Starting a Brewery? Tips for the TTB Application

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The Alcohol and Tobacco Tax and Trade (TTB) application is one of the most daunting challenges to opening a brewery.  It’s exceedingly thorough and comes before any of the other state or local applications.  The approval process often takes more than 4 months.

Thanks in large part to the help of other brewers who were willing to share their experience, we were lucky to have our application approved in 22 days. In the spirit of those who shared with us, we’d like to offer a few tips to help other new brewers navigate this challenging process.

Kickstarter
One of the most tedious parts of the TTB application is the “Sources of Funds” documentation, where you must account for every cent of startup capital. If anyone who has contributed money is not an owner, the TTB requires a letter from that person stating that they have no ownership interest in the company.

This really freaked us out–we were dreading the logistical nightmare of getting individual letters from our 150+ Kickstarter backers.* We wrote Kickstarter and asked if they could provide us one letter explicitly stating that no ownership transfer was tied to the deposit we received from Kickstarter.** Kickstarter did, and the TTB accepted their letter.

Open a bank account ASAP
If your brewery does not have an established bank account with 6 months of records, each owner will have to supply, at a minimum, 5 months of personal financial records. Being able to simply send brewery financial statements streamlined the process and made it a lot less personally intrusive.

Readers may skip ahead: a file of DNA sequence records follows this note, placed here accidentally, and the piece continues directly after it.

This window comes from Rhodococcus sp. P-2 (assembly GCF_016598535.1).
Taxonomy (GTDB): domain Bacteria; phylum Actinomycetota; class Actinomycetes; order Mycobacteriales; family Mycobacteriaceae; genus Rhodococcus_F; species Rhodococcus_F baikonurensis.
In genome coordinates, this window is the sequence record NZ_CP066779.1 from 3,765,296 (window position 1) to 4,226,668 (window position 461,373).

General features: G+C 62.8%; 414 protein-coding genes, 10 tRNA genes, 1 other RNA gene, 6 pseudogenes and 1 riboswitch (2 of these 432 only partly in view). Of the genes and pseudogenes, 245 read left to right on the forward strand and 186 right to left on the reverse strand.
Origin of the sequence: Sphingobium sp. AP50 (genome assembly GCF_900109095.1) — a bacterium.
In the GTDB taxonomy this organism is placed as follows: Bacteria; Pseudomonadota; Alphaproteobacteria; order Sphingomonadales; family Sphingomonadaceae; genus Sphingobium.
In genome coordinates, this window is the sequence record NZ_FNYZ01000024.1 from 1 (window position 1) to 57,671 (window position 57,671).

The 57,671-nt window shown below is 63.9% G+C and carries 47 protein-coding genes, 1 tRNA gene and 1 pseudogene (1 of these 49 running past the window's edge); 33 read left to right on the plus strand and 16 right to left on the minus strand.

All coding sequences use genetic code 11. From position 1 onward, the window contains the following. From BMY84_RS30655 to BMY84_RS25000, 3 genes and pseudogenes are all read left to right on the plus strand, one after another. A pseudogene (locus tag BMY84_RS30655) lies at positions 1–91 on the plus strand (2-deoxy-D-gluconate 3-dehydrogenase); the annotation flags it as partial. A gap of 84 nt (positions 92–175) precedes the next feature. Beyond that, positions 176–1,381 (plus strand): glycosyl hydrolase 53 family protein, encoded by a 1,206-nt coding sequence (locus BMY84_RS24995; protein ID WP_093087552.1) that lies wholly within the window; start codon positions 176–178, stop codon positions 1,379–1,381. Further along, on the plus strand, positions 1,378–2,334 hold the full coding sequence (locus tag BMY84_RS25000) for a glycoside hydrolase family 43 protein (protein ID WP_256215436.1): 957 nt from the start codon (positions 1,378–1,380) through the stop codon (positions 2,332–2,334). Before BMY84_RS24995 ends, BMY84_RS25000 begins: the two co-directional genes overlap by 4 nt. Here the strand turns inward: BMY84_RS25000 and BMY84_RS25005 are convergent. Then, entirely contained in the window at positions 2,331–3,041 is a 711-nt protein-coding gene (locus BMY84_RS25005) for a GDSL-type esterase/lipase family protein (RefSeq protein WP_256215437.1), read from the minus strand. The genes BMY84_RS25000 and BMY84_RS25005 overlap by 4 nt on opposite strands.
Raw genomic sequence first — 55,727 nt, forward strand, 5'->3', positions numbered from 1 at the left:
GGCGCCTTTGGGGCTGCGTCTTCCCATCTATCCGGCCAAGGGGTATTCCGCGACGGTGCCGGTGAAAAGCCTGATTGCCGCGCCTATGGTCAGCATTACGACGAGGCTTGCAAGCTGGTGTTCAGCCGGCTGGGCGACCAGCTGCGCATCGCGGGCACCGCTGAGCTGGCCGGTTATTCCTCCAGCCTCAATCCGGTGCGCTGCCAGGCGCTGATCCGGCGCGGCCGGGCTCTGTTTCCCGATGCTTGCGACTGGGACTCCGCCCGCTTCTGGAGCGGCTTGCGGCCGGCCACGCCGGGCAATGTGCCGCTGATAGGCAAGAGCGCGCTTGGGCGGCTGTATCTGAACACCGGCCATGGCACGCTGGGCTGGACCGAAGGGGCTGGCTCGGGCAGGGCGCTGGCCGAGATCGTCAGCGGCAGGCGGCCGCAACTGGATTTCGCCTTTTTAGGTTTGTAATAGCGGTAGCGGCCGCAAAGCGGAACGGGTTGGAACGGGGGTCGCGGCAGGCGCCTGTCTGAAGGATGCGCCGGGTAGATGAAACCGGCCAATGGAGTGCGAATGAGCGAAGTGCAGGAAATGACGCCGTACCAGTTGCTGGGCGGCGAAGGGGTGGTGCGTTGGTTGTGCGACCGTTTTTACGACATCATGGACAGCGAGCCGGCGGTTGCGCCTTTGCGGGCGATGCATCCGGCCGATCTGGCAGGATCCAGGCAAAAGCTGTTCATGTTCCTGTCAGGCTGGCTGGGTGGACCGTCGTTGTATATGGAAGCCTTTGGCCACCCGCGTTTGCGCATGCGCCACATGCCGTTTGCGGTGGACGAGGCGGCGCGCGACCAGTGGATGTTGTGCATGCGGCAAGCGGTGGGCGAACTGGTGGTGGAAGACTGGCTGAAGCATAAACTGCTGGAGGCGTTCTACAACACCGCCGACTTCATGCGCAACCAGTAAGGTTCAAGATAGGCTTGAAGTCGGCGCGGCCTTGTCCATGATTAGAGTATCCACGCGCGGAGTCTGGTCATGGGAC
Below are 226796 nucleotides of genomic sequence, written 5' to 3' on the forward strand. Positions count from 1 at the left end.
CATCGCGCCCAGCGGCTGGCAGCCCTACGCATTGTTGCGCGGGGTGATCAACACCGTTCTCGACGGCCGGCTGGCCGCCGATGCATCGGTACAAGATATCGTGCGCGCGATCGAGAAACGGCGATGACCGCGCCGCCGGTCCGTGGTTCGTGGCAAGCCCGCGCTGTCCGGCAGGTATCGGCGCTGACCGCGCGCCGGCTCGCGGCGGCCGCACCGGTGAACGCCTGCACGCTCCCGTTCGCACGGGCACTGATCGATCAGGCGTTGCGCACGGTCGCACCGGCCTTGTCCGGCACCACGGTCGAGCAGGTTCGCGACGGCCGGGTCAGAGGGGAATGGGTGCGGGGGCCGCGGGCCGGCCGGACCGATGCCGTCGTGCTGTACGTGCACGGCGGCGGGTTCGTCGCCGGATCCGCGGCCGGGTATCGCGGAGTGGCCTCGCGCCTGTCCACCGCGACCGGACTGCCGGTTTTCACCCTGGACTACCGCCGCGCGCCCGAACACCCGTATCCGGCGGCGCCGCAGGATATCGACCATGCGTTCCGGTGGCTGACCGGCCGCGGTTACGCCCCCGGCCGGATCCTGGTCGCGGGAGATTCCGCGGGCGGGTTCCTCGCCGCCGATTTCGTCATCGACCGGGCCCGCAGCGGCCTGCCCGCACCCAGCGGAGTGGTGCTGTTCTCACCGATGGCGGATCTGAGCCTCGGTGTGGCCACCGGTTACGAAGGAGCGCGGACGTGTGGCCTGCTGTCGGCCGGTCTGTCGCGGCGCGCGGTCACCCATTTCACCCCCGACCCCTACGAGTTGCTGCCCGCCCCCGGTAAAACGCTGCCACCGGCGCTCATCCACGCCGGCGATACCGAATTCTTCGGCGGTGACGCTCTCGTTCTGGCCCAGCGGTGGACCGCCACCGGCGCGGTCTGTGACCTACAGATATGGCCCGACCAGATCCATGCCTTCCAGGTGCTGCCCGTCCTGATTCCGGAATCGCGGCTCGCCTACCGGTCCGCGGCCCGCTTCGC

Answer every question
There will be some questions seemingly intended for big breweries (power generation,  waste water, etc.).  Answer them anyway. For the power generation question we put something simple, along the lines of: “All power will be purchased from our local power utility and delivered through the existing power grid.”

Err on the side of too much detail
With the TTB, “more” seems to be “more.” We described the building in extensive detail, including every aspect of the brewery’s construction, down to drywall thickness. Make sure your floor plan shows where every single part of the brewery will be located–including windows, sinks, and floor drains.

 

Finally, be prepared for everything to go well! We have no idea how the process will go for you, but make a contingency plan in case the process goes faster than expected. We tied our project schedule to a longer approval process; as it turned out, we could have significantly shortened our timeline.

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*Can we say thank you, again?  Yes. Thank you, again.

**Kickstarter actually has a policy that states “project creators keep 100% ownership of their work, and Kickstarter cannot be used to offer equity, financial returns, or to solicit loans.”  We quoted this back to them when we asked for a letter!

 

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Hillsborough, North Carolina
regulatorbrewing@gmail.com
(919) 589-BREW